John felt sheer horror at a mere thought about what Sherlock might act like, locked inside a café with two inspectors, two retired military officers, and one clearly abnormal foreigner. The most plausible of the scenarios presented by the doctor included an angry denial, a shameful quarrel, and a possible fight. It was simply unnatural to try to imagine Sherlock as a proper gentleman capable of sitting at a table with lace napkins, a cup of coffee in one hand and a croissant in the other. John could bet that Sherlock would have tried to escape through the window (naturally) without any effort even to seem polite. What John doubted was the reaction of the others. He couldn’t bet that damn Belgian wouldn’t be gravely offended — and wouldn’t try shooting the impolite target: Poirot didn’t wear glasses and obviously had had the successful police career in his past, so he really could be a good marksman. His temper only added possible danger to the situation. As for the quiet Captain Hastings — John did not even try to analyze or predict his actions: ex-military officers John knew could kill a man with the leg of a chair without even changing the facial expression.
John had already started to open his mouth, feverishly trying to formulate some proper fitting-out, when all his belief in the steadfastness and strength of his own perception of the world collapsed.
“By any chance, don’t you mean 'Dame Agatha'?” Sherlock asked in a frighteningly polite tone, looking up from his Blackberry, from which he had been texting by the speed of professionally programmed android.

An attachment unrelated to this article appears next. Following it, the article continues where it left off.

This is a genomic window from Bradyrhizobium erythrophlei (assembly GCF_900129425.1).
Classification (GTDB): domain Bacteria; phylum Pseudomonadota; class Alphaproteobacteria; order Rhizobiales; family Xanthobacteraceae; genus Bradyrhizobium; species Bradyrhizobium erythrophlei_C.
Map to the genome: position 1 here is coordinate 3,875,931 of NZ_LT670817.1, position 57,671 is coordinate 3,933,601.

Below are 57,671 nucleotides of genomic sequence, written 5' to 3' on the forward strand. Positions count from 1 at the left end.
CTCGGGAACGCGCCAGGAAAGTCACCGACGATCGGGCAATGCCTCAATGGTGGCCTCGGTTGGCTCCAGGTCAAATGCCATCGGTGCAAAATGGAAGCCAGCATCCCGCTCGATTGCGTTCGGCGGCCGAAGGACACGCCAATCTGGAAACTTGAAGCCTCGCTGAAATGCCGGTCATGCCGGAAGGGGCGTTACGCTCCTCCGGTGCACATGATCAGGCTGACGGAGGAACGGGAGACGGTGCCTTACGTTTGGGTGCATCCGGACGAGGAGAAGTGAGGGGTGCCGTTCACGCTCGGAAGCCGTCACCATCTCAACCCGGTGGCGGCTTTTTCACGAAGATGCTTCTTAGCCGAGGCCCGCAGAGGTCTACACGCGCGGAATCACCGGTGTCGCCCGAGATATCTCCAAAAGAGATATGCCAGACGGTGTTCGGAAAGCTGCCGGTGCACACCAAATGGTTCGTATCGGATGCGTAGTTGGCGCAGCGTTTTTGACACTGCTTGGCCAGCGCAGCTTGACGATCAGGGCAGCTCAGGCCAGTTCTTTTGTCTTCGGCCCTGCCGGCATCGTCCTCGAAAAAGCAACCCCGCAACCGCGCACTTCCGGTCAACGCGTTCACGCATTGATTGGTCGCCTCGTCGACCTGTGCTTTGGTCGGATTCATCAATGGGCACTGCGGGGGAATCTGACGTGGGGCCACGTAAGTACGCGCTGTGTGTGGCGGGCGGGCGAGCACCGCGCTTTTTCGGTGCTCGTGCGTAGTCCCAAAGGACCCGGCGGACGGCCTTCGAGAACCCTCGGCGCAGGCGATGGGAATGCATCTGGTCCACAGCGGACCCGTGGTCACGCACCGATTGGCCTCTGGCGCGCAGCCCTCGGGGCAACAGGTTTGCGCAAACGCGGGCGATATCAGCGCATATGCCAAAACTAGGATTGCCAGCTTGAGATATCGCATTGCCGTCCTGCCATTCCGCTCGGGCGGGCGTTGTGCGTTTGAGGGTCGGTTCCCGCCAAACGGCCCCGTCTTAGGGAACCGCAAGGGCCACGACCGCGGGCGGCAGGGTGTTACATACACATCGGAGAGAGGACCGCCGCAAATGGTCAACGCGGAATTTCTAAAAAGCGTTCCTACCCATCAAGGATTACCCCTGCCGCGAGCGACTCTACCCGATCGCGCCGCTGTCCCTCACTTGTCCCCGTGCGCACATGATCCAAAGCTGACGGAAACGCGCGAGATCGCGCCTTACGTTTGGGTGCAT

“Mais oui”. Poirot smiled again. His moustache stirred, as if it was a separate creature who lived its own life and was as delighted as its owner. “Best bakery in London, as far as I'm concerned… You too have been there?”
“Not quite”. Sherlock blinked, returning his attention to the Blackberry and absentmindedly poking at the keys. And, to the horror of Watson, smiled, looking up from the typed text: “John and I would be totally pleased to join you, Mr. Poirot. Right, John?”
“Uh”, John managed, earnestly hoping that that was a polite and meaningful "uh", for he wasn’t sure he could be fully responsible for his own words at the moment.
“Nice”, Japp summed up. “Lead the way — I haven’t even sniffed any food since yesterday…”
John regarded as Sherlock immediately adjusted to the seed step of Poirot and got involved in a discussion of some particularly scary facts about the victim. Hastings, who paced next to Watson, looked like a 286 CPU trying to absorb the flow of data processed between two dual-core "Pentiums". Somewhere to the left Japp boomed softly to Lestrade: “Greg, stop bloody worrying — a half an hour over coffee isn’t something that can do you harm, the corpse won’t run away, for God’s sake—”
Lestrade mumbled something unintelligible in reply. Japp snorted and lowered his voice, but the doctor still heard what was said:
“Dude, your lunatic looks like he’s worth our psycho. If they drink coffee together — who knows, they even might solve the case at once. Trust my experience: one can’t even properly imagine what Poirot’s capable of…”
Lestrade sighed sadly.
At that very moment John’s phone buzzed.
The message he got was from Sherlock.
MH IS A REGULAR VISITOR OF DAME A.
John chuckled to himself. That could explain a thing or two about Mycroft's neverending diets…
Sherlock and Poirot turned to the doctor, as if they had just heard his thoughts, and shared unpleasantly sweet smiles.